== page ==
The remains of the century stood at the ready behind the gates. Oclatinius couldn’t help glancing down at them, though he was supposed to be watching the advancing Parthians. Half of the legionaries could barely stand. They leant on their spears or on one another for support.
He caught Quintillius’ eye, the centurion standing behind the ranks, surrounded by a small reserve of the fittest troops who had somehow avoided injury or illness. Quintillius held his gaze for a short while, but Oclatinius couldn’t read his expression. That was a skill he would have to work on, he thought.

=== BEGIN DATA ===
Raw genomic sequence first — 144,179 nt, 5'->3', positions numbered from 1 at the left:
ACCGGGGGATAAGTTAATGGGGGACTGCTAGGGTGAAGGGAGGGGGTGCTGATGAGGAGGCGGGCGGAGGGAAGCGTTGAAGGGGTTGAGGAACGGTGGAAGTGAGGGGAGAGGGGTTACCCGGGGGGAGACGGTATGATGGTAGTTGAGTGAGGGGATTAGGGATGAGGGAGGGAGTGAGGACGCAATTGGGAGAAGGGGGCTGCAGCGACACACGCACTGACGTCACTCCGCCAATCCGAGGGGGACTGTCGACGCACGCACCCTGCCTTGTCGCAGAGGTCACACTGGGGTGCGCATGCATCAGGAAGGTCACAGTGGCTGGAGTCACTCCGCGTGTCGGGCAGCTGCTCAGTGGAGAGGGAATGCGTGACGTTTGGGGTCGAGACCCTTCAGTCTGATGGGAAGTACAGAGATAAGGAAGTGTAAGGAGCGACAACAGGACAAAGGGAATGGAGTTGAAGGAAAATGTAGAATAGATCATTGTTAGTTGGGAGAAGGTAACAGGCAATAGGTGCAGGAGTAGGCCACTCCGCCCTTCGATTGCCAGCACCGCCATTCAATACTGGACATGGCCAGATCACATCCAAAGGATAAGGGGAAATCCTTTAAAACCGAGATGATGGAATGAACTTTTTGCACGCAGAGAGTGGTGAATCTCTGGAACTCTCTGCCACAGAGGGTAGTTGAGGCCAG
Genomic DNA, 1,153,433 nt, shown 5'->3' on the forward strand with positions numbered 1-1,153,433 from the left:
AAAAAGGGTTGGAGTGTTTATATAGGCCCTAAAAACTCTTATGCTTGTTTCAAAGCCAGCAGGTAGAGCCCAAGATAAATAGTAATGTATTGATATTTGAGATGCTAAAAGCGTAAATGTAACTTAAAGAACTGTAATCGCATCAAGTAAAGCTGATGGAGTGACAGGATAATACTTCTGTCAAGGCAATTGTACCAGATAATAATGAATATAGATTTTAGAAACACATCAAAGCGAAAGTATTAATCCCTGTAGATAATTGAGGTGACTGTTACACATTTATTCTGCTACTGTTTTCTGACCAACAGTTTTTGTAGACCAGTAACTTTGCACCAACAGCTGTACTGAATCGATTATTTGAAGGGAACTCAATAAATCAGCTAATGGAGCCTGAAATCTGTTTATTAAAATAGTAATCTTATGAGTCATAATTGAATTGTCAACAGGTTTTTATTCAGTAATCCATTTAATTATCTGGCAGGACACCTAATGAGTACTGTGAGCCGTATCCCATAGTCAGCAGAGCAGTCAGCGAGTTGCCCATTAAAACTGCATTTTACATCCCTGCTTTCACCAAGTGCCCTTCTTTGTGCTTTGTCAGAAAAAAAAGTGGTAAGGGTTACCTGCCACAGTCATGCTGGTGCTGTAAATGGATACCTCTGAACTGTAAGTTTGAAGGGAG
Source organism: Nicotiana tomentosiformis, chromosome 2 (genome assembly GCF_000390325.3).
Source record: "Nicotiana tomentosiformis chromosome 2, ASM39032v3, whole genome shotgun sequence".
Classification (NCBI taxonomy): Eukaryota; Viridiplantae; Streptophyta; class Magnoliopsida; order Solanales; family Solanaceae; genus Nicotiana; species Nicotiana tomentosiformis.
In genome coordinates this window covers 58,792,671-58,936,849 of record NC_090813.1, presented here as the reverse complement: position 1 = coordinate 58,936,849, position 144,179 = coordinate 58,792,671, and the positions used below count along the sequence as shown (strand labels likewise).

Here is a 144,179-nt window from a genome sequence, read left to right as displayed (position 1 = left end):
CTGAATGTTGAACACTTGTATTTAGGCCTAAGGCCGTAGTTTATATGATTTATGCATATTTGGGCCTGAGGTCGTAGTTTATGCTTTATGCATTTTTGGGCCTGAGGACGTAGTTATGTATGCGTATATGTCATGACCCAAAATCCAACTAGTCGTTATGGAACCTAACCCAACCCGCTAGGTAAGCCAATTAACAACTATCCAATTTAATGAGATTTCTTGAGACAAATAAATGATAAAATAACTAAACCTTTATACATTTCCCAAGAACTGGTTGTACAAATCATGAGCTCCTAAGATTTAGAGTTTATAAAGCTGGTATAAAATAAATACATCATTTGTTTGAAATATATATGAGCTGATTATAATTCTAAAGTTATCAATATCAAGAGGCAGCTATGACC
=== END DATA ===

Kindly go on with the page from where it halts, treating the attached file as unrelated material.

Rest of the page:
He saw Bricius in the front line and waved the winged penis at him. Bricius mouthed the word, “Doomed.” Then he swayed, and the soldier next to him grasped his arm to support him.
Oclatinius turned his attention back to the advancing Parthians. They looked a mighty sight, all mounted except for the handful carrying the battering ram, and a few carrying rickety ladders. Their mastery over the horses amazed Oclatinius every time he saw them, keeping them under perfect control, steering them as if by thought alone, given how imperceptible the movement of the riders’ heels and hands were.
His heart beat faster as they neared. He signalled to Quintillius their distance, as best as he could estimate it. They appeared to be in no hurry, confident in their superiority over the fragile Romans. When they were within bowshot, the men with the ram broke into a run, and the horses trotted alongside them.
Oclatinius shouted down to the centurion.
“Here they come!”
Quintillius yelled a command.
“Open the gates!”